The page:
During the last 15 years, wage and hour lawsuits filed in federal court have risen over 450%. According to the Judicial Resource Center, 8,781 Fair Labor Standards Act lawsuits were filed in 2015, which is a 7.6 percent increase from 2014. This year has seen new federal labor proposed regulations, the fight for higher minimum wage, an increased scrutiny on independent contractor classification and joint employer status. Experts believe these events, changes and public awareness have contributed to the rising onslaught of wage and hour suits. 
FLSA litigation is forecasted to rise into 2016 due to several factors. Employers have classified employees as contractors in order to save labor and wage costs. However, this practice has recently come into the news and under criticism. In 2015, a group of Uber drivers filed suit against the company contesting the industry practices of treating drivers as contractors deprived them of benefits which are available to employees.
This year, the issue of increasing minimum wage has been a heavily debated subject. There has been a push to raise the federal minimum wage from $7.25 to $15 per hour. Workers across the nation have been protesting for a federal wage increase, which has led to a public debate about hourly wage issues.
Additionally, the Department of Labor set forth a proposal to revise the regulations on the "FLSA exemptions. Currently, the Fair Labor Standards Act (FLSA) exempts certain administrative, outside sales, and other "white collar" employees from receiving overtime wages, if they earn at least $23,660 annually ($455 weekly) and exercise certain amounts of independent judgment and discretion in performing their job duties. The proposed regulations, which are set to go into effect mid-2016 raise the threshold to $50,440 ($970 weekly). These new changes to the regulations will alter the way employers will determine an employees' exempt status and are expected to cause further litigation as private businesses grapple with compliance.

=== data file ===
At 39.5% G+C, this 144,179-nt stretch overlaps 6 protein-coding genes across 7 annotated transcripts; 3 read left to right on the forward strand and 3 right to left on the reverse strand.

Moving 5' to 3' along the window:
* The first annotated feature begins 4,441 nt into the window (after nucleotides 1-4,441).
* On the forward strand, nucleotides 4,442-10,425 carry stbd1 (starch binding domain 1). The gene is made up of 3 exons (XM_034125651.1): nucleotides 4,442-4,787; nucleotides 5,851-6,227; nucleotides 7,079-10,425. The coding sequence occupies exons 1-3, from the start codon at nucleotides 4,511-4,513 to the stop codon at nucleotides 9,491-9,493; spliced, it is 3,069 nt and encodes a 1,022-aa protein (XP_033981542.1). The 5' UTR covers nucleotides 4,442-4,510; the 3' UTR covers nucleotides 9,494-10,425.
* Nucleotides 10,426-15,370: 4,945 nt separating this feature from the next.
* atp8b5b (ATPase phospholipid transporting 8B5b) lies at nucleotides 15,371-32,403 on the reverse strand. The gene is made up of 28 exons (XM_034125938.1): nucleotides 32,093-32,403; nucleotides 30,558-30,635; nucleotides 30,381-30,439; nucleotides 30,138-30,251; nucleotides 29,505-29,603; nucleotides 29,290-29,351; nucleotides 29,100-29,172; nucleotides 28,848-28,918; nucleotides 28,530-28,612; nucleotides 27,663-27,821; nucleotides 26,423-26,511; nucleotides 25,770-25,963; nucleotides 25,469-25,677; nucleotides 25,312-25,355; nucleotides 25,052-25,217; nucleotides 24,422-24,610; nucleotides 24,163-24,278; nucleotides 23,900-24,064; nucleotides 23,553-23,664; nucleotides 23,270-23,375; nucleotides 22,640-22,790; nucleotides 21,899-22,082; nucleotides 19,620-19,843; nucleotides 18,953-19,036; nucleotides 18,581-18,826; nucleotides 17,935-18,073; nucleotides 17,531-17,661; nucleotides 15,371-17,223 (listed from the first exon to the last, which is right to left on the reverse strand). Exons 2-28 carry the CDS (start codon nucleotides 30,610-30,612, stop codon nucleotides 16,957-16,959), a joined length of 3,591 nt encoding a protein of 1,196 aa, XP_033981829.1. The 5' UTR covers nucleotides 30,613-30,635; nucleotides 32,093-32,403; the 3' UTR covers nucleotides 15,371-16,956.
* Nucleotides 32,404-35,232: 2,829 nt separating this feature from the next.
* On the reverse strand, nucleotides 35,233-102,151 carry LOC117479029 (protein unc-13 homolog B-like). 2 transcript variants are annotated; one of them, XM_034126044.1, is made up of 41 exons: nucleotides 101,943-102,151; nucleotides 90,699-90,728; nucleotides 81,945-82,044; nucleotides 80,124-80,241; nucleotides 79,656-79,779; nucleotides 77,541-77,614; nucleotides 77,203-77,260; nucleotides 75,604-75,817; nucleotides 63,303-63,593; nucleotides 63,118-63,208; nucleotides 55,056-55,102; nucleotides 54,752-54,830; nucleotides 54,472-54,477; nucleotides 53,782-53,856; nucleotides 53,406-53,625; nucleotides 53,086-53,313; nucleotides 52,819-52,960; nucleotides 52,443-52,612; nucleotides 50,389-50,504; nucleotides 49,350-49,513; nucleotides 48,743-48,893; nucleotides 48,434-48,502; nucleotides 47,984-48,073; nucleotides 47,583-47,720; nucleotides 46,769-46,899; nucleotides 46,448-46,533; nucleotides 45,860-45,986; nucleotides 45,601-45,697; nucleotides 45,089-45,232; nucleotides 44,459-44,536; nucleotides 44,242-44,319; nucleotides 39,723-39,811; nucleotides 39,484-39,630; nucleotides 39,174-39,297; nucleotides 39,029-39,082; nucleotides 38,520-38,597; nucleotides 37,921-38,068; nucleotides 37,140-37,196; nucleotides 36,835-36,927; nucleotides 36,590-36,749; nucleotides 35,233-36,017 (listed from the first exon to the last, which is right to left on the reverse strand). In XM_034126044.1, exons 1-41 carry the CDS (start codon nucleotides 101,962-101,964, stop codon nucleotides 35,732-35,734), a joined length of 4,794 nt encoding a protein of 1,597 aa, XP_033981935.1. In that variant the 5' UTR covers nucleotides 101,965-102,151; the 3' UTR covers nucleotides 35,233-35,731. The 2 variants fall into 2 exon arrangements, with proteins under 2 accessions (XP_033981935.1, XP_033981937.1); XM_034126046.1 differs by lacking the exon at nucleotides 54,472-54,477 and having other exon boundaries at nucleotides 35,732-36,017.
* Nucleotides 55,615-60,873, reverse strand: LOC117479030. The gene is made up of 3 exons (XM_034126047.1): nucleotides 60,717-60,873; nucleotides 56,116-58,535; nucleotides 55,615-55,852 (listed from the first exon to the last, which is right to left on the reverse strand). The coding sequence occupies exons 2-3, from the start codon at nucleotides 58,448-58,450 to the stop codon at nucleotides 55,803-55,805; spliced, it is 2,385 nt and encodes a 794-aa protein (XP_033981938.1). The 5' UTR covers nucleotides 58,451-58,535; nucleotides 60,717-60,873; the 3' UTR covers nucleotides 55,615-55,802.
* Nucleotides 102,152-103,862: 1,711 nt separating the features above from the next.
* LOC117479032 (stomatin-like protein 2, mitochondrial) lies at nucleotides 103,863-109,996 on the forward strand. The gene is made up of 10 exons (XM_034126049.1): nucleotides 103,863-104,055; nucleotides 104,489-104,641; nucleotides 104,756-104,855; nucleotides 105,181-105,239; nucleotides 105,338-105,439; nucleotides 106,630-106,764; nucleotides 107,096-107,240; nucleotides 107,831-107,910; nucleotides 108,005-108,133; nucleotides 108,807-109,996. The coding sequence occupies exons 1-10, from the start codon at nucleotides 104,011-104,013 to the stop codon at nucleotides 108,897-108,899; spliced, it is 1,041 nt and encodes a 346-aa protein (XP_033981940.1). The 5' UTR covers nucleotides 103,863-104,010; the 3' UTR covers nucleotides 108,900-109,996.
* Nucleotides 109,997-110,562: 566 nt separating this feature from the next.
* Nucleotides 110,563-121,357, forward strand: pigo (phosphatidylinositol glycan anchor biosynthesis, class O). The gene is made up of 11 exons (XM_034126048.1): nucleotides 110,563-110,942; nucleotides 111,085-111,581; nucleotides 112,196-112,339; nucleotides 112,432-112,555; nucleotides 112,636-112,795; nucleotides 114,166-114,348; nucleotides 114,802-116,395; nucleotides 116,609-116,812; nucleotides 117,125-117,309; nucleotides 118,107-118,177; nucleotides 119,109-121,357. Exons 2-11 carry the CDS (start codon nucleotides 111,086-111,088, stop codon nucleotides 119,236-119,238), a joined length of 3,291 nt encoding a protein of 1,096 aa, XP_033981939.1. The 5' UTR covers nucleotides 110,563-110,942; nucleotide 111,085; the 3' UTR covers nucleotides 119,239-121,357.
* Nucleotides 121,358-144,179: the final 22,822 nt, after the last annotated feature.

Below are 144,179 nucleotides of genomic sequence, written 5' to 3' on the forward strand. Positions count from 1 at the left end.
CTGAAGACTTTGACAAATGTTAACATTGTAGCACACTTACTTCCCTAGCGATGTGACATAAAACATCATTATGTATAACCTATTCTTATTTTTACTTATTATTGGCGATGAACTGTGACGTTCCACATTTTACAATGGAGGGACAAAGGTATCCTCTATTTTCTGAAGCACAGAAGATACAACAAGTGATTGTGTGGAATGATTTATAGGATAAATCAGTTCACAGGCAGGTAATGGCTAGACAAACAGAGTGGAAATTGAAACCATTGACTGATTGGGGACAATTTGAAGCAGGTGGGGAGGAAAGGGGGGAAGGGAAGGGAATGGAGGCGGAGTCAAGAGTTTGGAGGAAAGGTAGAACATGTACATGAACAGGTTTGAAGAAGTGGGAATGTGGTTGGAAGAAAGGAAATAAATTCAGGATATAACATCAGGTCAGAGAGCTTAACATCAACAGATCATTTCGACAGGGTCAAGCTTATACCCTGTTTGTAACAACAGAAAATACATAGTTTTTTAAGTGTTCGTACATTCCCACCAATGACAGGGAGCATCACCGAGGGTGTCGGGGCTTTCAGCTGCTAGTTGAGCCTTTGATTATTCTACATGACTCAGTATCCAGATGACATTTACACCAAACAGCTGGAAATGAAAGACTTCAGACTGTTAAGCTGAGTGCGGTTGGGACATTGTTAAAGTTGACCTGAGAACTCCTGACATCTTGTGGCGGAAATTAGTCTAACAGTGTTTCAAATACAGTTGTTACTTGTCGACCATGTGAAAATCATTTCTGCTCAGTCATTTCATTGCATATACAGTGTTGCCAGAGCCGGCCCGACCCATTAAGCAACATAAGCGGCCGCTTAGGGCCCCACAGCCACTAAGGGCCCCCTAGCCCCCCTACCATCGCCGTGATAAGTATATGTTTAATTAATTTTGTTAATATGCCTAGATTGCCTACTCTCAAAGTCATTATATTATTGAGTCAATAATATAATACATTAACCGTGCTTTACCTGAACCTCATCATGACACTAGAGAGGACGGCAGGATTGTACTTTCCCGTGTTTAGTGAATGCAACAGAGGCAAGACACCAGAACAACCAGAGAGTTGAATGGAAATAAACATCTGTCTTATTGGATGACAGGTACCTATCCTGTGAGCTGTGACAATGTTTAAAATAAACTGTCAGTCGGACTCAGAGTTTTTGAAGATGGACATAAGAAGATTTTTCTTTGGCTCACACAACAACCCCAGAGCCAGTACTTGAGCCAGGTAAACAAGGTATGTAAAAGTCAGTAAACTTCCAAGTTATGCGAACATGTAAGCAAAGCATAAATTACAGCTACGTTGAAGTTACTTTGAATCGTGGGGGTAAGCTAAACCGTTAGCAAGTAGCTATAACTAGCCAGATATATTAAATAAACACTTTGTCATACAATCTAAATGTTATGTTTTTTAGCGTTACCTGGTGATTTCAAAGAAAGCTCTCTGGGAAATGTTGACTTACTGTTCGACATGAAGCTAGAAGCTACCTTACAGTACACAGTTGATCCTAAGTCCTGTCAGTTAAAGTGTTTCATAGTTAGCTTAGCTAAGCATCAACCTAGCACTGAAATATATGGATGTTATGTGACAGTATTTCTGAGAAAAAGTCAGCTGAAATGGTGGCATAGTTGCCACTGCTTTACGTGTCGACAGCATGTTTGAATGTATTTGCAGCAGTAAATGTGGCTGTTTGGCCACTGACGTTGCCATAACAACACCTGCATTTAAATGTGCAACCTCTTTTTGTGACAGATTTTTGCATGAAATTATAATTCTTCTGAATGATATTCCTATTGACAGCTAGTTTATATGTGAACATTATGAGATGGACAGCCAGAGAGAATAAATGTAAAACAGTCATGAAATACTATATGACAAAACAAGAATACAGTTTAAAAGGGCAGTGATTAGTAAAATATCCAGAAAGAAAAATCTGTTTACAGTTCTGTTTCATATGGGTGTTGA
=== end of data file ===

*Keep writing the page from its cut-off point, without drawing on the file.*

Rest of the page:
Finally, there has also been increased attention to the status of a company as a joint employer. In today's workplace, it is becoming more common for employees to be employed by a third party business or staffing company. Under the FLSA and other federal laws, a joint employer may be held liable for labor violations and is required to participate in collective bargaining. Several recent NLRB rulings have broadened the category of who may be a joint employer. The Browning-Ferris Decision, issued earlier this year, held that two or more entities are joint employers of a single work force if they are both employer if they share or codetermine matters governing the essential terms and conditions of employment. Essential terms and conditions of employment include: determining the number of workers to be supplied, setting work hours, controlling seniority, approving overtime, assigning work and determining the manner and method of work performance. An entity no longer is required to have immediate or direct control over employees to be named as a joint employer.
This year has been a part of a decade long trend of rising FLSA litigation. Employers should be aware and consult counsel for any questions regarding their or their employees' status under the FLSA. As FLSA lawsuits increase, it is apparent that the law is in a state of flux, as courts and lawmakers try to reconcile the modern work place and employee, with a law enacted in 1938.